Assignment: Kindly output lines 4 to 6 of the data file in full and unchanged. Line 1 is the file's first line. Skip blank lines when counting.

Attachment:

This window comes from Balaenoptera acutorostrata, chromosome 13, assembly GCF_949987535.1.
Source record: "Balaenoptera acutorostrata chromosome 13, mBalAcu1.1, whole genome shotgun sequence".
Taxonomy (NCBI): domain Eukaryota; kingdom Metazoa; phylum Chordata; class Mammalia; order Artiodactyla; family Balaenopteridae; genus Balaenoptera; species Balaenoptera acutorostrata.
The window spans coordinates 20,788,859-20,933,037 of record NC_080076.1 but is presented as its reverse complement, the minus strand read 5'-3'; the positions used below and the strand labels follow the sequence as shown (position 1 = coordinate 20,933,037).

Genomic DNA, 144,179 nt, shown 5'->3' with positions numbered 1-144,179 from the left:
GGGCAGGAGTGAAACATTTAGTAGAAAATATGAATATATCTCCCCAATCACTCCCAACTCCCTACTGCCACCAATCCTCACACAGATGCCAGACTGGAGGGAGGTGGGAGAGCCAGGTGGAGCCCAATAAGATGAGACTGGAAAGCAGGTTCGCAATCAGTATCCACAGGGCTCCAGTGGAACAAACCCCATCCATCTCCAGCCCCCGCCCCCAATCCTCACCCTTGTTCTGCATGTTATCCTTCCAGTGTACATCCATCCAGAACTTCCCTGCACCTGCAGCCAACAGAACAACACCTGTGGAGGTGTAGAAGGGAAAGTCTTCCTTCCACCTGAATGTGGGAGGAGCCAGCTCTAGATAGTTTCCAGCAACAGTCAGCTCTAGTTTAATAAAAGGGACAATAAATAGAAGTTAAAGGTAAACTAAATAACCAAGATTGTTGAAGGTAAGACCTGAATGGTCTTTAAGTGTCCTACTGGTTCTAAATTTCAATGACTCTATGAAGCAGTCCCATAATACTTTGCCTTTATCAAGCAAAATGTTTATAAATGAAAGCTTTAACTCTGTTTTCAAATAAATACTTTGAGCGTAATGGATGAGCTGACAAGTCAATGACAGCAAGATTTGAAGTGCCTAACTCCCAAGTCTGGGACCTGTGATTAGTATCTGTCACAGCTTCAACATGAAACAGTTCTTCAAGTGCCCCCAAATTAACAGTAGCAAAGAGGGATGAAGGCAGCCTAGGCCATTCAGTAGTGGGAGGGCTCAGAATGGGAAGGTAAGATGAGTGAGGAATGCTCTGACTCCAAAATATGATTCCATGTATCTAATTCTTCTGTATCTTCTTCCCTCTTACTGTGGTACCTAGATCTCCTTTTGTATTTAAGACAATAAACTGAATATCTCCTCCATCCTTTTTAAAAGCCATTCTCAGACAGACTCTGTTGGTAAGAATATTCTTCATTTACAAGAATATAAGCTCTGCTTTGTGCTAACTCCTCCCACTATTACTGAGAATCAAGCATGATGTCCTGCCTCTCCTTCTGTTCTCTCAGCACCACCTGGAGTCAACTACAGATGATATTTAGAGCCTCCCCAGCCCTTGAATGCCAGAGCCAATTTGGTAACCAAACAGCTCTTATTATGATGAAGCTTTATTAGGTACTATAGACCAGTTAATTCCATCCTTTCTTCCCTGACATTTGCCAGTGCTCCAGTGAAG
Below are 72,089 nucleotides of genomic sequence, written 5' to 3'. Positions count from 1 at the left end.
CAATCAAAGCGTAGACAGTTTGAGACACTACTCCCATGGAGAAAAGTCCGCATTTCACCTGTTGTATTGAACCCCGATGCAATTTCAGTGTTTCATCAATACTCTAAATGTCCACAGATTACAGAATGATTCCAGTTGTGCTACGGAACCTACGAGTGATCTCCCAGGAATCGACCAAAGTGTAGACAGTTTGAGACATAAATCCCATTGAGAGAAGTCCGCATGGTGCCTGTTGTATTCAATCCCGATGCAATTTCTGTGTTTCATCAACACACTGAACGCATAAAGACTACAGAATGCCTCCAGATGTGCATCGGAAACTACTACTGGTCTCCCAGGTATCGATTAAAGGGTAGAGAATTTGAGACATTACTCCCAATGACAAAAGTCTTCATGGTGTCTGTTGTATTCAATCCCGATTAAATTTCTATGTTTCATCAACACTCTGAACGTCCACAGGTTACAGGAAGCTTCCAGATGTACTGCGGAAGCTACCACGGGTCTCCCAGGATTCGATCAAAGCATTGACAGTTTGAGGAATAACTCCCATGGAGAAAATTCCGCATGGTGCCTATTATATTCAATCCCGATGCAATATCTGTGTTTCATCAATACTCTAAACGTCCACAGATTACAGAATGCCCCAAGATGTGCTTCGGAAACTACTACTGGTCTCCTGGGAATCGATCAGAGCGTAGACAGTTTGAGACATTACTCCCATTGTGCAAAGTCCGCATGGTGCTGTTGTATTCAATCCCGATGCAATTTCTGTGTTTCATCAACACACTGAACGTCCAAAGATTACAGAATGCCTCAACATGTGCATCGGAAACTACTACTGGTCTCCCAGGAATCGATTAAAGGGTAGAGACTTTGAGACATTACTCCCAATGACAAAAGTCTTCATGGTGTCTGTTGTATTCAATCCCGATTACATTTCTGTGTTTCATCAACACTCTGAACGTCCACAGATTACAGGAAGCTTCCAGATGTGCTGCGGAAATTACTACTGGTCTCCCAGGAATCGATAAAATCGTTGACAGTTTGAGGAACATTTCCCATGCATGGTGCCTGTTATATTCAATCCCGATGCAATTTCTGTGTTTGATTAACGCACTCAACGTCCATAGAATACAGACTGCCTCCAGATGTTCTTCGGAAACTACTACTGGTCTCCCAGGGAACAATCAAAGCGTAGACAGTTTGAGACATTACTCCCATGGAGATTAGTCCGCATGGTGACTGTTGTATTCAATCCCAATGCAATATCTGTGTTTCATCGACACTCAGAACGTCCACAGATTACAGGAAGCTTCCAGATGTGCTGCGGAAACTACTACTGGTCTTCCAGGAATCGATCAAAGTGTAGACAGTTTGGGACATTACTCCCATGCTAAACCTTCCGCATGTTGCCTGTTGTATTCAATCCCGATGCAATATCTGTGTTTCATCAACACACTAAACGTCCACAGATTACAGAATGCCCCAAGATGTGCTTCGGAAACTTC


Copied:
The window spans coordinates 20,788,859-20,933,037 of record NC_080076.1 but is presented as its reverse complement, the minus strand read 5'-3'; the positions used below and the strand labels follow the sequence as shown (position 1 = coordinate 20,933,037).

Genomic DNA, 144,179 nt, shown 5'->3' with positions numbered 1-144,179 from the left:
GGGCAGGAGTGAAACATTTAGTAGAAAATATGAATATATCTCCCCAATCACTCCCAACTCCCTACTGCCACCAATCCTCACACAGATGCCAGACTGGAGGGAGGTGGGAGAGCCAGGTGGAGCCCAATAAGATGAGACTGGAAAGCAGGTTCGCAATCAGTATCCACAGGGCTCCAGTGGAACAAACCCCATCCATCTCCAGCCCCCGCCCCCAATCCTCACCCTTGTTCTGCATGTTATCCTTCCAGTGTACATCCATCCAGAACTTCCCTGCACCTGCAGCCAACAGAACAACACCTGTGGAGGTGTAGAAGGGAAAGTCTTCCTTCCACCTGAATGTGGGAGGAGCCAGCTCTAGATAGTTTCCAGCAACAGTCAGCTCTAGTTTAATAAAAGGGACAATAAATAGAAGTTAAAGGTAAACTAAATAACCAAGATTGTTGAAGGTAAGACCTGAATGGTCTTTAAGTGTCCTACTGGTTCTAAATTTCAATGACTCTATGAAGCAGTCCCATAATACTTTGCCTTTATCAAGCAAAATGTTTATAAATGAAAGCTTTAACTCTGTTTTCAAATAAATACTTTGAGCGTAATGGATGAGCTGACAAGTCAATGACAGCAAGATTTGAAGTGCCTAACTCCCAAGTCTGGGACCTGTGATTAGTATCTGTCACAGCTTCAACATGAAACAGTTCTTCAAGTGCCCCCAAATTAACAGTAGCAAAGAGGGATGAAGGCAGCCTAGGCCATTCAGTAGTGGGAGGGCTCAGAATGGGAAGGTAAGATGAGTGAGGAATGCTCTGACTCCAAAATATGATTCCATGTATCTAATTCTTCTGTATCTTCTTCCCTCTTACTGTGGTACCTAGATCTCCTTTTGTATTTAAGACAATAAACTGAATATCTCCTCCATCCTTTTTAAAAGCCATTCTCAGACAGACTCTGTTGGTAAGAATATTCTTCATTTACAAGAATATAAGCTCTGCTTTGTGCTAACTCCTCCCACTATTACTGAGAATCAAGCATGATGTCCTGCCTCTCCTTCTGTTCTCTCAGCACCACCTGGAGTCAACTACAGATGATATTTAGAGCCTCCCCAGCCCTTGAATGCCAGAGCCAATTTGGTAACCAAACAGCTCTTATTATGATGAAGCTTTATTAGGTACTATAGACCAGTTAATTCCATCCTTTCTTCCCTGACATTTGCCAGTGCTCCAGTGAAG